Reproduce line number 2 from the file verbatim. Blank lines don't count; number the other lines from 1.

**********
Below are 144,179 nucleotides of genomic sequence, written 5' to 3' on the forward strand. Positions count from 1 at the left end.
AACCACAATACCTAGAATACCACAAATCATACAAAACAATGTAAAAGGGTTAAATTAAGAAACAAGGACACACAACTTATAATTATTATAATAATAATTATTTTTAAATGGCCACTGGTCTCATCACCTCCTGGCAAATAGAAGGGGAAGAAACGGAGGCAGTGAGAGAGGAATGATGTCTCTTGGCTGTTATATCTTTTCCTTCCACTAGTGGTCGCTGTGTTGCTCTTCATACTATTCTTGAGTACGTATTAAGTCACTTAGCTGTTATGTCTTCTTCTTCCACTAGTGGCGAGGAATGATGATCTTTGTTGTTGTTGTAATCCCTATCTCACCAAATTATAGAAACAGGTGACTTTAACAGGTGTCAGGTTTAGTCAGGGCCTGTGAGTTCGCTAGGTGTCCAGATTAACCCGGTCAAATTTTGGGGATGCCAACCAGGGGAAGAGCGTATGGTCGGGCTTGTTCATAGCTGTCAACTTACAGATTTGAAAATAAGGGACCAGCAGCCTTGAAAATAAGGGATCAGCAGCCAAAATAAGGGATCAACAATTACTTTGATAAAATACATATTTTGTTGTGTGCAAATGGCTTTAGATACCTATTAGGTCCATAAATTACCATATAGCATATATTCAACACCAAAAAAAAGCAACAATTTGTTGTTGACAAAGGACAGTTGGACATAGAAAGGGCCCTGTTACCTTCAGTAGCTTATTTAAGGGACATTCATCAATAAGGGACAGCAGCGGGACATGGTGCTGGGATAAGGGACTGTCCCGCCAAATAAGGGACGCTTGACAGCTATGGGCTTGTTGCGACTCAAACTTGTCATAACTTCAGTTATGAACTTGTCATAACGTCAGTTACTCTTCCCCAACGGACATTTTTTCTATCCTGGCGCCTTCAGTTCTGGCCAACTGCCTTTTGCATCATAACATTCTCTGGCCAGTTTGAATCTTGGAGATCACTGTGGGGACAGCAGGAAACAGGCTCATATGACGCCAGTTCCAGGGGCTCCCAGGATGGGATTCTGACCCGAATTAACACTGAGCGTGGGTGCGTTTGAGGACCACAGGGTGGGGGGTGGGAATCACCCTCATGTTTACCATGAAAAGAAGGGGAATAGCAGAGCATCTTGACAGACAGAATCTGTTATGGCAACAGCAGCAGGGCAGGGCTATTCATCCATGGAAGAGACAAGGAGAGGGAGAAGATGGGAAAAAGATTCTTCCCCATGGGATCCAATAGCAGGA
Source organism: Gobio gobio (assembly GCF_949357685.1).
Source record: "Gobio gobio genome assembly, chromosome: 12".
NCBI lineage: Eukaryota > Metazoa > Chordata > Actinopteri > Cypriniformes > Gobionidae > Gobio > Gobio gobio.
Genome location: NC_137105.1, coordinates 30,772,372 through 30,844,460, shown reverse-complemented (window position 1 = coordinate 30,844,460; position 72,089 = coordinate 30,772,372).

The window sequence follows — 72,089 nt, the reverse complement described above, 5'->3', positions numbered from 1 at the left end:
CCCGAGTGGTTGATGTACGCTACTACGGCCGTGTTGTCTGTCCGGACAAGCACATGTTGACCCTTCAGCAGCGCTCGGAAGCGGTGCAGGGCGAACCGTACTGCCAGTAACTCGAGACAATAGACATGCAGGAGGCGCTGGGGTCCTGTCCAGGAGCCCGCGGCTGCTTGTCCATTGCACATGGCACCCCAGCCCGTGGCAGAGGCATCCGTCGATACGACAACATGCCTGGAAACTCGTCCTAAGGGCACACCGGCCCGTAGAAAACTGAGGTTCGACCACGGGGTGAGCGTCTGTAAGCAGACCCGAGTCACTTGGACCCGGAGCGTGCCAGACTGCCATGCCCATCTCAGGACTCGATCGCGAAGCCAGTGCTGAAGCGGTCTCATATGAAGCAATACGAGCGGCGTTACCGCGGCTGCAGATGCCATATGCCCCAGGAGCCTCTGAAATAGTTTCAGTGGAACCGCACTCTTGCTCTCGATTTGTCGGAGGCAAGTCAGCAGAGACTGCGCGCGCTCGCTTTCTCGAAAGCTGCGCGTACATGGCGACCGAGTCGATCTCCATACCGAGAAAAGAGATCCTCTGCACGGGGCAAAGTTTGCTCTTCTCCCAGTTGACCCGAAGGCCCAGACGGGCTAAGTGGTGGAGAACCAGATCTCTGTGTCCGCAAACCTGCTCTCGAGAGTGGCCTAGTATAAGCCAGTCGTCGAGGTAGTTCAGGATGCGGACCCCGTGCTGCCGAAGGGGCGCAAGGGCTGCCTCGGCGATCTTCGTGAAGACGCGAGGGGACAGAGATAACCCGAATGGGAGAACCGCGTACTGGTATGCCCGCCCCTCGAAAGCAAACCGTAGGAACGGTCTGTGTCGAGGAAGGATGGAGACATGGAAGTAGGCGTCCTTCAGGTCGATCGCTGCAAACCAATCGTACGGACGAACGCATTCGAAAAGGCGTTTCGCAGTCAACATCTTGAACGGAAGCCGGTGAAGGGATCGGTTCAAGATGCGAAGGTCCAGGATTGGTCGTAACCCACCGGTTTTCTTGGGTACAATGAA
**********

AACCACAATACCTAGAATACCACAAATCATACAAAACAATGTAAAAGGGTTAAATTAAGAAACAAGGACACACAACTTATAATTATTATAATAATAATTATTTTTAAATGGCCACTGGTCTCATCACCTCCTGGCAAATAGAAGGGGAAGAAACGGAGGCAGTGAGAGAGGAATGATGTCTCTTGGCTGTTATATCTTTTCCTTCCACTAGTGGTCGCTGTGTTGCTCTTCATACTATTCTTGAGTACGTATTAAGTCACTTAGCTGTTATGTCTTCTTCTTCCACTAGTGGCGAGGAATGATGATCTTTGTTGTTGTTGTAATCCCTATCTCACCAAATTATAGAAACAGGTGACTTTAACAGGTGTCAGGTTTAGTCAGGGCCTGTGAGTTCGCTAGGTGTCCAGATTAACCCGGTCAAATTTTGGGGATGCCAACCAGGGGAAGAGCGTATGGTCGGGCTTGTTCATAGCTGTCAACTTACAGATTTGAAAATAAGGGACCAGCAGCCTTGAAAATAAGGGATCAGCAGCCAAAATAAGGGATCAACAATTACTTTGATAAAATACATATTTTGTTGTGTGCAAATGGCTTTAGATACCTATTAGGTCCATAAATTACCATATAGCATATATTCAACACCAAAAAAAAGCAACAATTTGTTGTTGACAAAGGACAGTTGGACATAGAAAGGGCCCTGTTACCTTCAGTAGCTTATTTAAGGGACATTCATCAATAAGGGACAGCAGCGGGACATGGTGCTGGGATAAGGGACTGTCCCGCCAAATAAGGGACGCTTGACAGCTATGGGCTTGTTGCGACTCAAACTTGTCATAACTTCAGTTATGAACTTGTCATAACGTCAGTTACTCTTCCCCAACGGACATTTTTTCTATCCTGGCGCCTTCAGTTCTGGCCAACTGCCTTTTGCATCATAACATTCTCTGGCCAGTTTGAATCTTGGAGATCACTGTGGGGACAGCAGGAAACAGGCTCATATGACGCCAGTTCCAGGGGCTCCCAGGATGGGATTCTGACCCGAATTAACACTGAGCGTGGGTGCGTTTGAGGACCACAGGGTGGGGGGTGGGAATCACCCTCATGTTTACCATGAAAAGAAGGGGAATAGCAGAGCATCTTGACAGACAGAATCTGTTATGGCAACAGCAGCAGGGCAGGGCTATTCATCCATGGAAGAGACAAGGAGAGGGAGAAGATGGGAAAAAGATTCTTCCCCATGGGATCCAATAGCAGGA